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Human Factors

The Samurai Code and Me. – True service in a crew envinronment.

So I recently started reading a book entitled “The Compassionate Samurai”. It speaks of 10 principles which one should follow to successfully demonstrate compassion and care for others while maintaining strong personal integrity and character strength.

It really spoke to me as an individual, first, but also as a pilot. In an industry where competitors are said to even “sell their mothers for a job”, where is the line where we should simply say “enough”? In an industry where two type A personalities usually find their way in the same little enclosed space for many hours in a day, how can you build your character so that you remain respectful yet assertive in your duties? The Samurai where a ruling cast for many centuries, yet their very name means ”to serve”. How can I be of service to those around me in my professional duties?

The Samurai Code – or Bushido – lists 7 character attributes that I strive to demonstrate in every aspects of my life: (source – wikipedia)

I believe Integrity is not at the top by mistake. I’ve said it before, and I will say it again. Integrity of character is the number 1 character trait for success (personal and career) in life. Without Integrity, none of the rest matters. Integrity enables us to pursue the other 6 aspects of Bushido with constancy and reliability.

The word “integrity” stems from the Latin adjective integer (whole, complete).[2] In this context, integrity is the inner sense of “wholeness” deriving from qualities such as honesty and consistency of character. As such, one may judge that others “have integrity” to the extent that they act according to the values, beliefs and principles they claim to hold. (wikipedia). If you cannot be true to yourself, you cannot be true to others. And to me, that’s all that really matters. Integrity means you will speak up every time you see the need to. Integrity means doing the right thing, every time – for the best interest of those who rely on you.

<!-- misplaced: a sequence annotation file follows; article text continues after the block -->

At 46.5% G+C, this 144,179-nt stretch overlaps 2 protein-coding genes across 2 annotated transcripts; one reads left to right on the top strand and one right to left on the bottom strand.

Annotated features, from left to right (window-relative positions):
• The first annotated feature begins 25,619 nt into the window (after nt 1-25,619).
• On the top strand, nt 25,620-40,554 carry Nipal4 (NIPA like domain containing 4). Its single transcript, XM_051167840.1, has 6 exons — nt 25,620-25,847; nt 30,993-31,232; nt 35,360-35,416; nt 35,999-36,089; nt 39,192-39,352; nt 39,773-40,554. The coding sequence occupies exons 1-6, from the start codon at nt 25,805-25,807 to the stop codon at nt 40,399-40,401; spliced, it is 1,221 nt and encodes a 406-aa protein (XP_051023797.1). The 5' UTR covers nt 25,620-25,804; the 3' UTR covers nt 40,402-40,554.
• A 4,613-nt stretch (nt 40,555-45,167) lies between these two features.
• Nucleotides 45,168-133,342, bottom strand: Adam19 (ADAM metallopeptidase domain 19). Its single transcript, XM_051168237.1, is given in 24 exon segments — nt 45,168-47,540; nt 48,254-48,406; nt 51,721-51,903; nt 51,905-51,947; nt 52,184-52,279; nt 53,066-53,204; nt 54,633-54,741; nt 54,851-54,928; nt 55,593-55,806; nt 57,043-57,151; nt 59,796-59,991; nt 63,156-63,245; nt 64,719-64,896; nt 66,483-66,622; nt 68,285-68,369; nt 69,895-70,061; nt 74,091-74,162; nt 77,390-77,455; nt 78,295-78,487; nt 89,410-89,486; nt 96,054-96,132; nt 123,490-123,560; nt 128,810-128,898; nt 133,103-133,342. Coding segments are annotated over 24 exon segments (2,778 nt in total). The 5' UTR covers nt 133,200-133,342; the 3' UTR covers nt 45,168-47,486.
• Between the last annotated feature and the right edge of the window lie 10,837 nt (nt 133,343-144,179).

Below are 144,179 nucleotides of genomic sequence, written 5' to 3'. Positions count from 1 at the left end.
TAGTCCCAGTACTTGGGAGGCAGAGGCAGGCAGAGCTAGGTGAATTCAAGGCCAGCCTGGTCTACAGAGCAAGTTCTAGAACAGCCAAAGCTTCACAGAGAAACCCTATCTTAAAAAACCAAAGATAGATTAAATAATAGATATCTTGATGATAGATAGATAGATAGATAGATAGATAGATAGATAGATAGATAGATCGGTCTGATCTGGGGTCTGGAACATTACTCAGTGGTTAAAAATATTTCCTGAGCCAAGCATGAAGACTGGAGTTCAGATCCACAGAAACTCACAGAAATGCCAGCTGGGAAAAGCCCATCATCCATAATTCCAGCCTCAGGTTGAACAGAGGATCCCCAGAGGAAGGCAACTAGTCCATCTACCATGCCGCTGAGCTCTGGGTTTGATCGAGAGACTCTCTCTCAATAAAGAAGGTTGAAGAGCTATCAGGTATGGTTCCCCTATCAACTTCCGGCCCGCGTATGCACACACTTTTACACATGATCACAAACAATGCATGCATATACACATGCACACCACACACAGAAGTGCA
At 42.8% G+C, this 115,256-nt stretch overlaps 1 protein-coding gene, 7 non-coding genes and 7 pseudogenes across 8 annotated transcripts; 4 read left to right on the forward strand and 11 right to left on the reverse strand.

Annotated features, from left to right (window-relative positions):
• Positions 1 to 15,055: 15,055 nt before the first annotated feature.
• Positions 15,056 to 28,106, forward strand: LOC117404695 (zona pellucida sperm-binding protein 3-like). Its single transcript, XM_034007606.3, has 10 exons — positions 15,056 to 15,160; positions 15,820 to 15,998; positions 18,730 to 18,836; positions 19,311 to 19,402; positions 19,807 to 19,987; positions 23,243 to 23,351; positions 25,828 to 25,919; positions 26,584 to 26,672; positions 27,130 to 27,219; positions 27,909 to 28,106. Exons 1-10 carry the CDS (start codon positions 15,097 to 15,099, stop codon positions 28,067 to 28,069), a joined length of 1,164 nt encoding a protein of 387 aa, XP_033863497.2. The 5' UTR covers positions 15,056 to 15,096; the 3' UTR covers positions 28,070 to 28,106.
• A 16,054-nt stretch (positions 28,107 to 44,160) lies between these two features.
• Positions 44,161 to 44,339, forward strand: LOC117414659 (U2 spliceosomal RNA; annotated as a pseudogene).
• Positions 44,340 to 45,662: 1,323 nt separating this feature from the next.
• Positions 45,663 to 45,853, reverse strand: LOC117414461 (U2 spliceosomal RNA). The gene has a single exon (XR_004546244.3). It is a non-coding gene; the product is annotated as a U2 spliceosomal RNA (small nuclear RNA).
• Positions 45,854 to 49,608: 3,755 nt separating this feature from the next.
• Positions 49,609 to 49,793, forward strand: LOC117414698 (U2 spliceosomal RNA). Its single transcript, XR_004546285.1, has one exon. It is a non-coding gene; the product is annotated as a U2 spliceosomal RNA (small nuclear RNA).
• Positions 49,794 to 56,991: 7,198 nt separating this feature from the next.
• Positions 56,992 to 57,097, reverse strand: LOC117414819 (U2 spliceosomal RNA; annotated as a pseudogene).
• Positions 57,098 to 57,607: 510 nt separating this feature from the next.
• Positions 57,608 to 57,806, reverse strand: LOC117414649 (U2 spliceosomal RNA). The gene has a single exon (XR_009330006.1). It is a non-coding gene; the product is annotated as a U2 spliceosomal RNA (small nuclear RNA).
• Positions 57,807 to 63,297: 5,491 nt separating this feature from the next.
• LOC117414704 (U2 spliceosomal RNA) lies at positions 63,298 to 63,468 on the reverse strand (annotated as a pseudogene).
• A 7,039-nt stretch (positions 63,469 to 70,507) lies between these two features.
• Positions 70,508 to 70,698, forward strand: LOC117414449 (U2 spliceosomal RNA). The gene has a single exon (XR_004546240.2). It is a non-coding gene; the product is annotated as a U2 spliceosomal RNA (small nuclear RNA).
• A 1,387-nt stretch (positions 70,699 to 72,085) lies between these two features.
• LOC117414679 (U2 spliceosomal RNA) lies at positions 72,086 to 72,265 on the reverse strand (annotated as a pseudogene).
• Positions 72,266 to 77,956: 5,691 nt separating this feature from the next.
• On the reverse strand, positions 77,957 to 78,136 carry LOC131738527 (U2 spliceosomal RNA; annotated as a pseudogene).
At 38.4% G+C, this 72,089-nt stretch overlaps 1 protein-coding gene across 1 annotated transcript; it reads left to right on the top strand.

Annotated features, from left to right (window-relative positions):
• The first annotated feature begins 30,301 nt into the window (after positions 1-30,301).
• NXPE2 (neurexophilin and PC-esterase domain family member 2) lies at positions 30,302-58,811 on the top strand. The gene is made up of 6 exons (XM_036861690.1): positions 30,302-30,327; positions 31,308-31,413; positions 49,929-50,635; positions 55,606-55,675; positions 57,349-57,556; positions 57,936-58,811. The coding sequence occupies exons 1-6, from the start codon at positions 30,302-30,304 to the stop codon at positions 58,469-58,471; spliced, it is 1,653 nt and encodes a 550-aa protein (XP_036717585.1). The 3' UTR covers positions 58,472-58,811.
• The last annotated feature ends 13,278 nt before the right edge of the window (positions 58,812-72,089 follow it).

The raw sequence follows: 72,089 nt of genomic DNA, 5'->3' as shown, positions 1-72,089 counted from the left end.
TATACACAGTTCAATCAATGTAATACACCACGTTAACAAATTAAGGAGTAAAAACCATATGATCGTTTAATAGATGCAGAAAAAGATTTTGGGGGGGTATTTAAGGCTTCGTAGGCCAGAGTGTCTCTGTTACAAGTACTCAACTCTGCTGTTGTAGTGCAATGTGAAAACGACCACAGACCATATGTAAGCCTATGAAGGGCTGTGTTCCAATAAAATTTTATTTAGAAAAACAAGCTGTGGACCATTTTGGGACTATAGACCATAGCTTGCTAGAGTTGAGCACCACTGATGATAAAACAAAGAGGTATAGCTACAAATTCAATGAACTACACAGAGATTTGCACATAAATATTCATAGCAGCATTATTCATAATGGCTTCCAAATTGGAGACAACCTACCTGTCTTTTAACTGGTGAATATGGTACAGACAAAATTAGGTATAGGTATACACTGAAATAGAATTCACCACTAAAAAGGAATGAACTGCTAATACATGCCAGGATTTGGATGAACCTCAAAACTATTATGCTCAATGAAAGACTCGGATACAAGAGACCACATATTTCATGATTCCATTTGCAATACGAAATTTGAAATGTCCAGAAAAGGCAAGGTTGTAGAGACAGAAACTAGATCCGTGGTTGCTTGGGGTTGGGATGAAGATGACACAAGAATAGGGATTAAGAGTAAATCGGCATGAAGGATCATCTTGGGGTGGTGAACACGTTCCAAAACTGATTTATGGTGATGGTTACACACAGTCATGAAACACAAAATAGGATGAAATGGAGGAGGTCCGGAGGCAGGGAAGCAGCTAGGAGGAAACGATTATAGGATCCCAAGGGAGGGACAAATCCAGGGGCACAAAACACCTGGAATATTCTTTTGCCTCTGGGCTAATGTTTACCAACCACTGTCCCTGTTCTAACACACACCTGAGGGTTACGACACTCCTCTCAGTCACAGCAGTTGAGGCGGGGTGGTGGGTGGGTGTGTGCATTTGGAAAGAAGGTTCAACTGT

Finally, Integrity also means doing your utmost best at everything you attend to. As people rely on you to complete a task, they also rely on you to complete it to the fullest extent of your skills, knowledge and ability. Always aim for excellence.

”Excellence is an art won by training and habituation. We do not act rightly because we have virtue or excellence, but we rather have those because we have acted rightly. We are what we repeatedly do. Excellence, then, is not an act but a habit.” -Aristotle

I am not a warrior by nature, I admit this. But Courage does not mean in battle only. Having the integrity to know that you have to speak up or act is one thing, but having the courage to do so is quite another. Your words, although bearing truth or compassion, might hurt you or somebody else, or bring concequences to yourself or others that might not be of a positive impact. But always having the courage to be bold and true will mean that no matter what the concequences to yourself, you are ready to face them for the greater good of those you are responsible for or accountable to.

“Act like a man of thought – Think like a man of action.” – Thomas Mann

Benevolence (or compassion) is one of my favorites. But what does it mean to show compassion, when your coworker is harassing you with non-sense? Or when you clash with a close friend or family and don’t know what to do? The root of Benevolence means having a disposition for good. The compassion helps you truly comprehend the under-currents of the conflict or the problem and resolve it by addressing them with real understanding and care for the other party. Don’t let your ego take the lead, but rather, always try to remain kind and professional in every dealings at work.

“Nothing is so strong as gentleness. Nothing is so gentle as real strength.” – Frances de Sales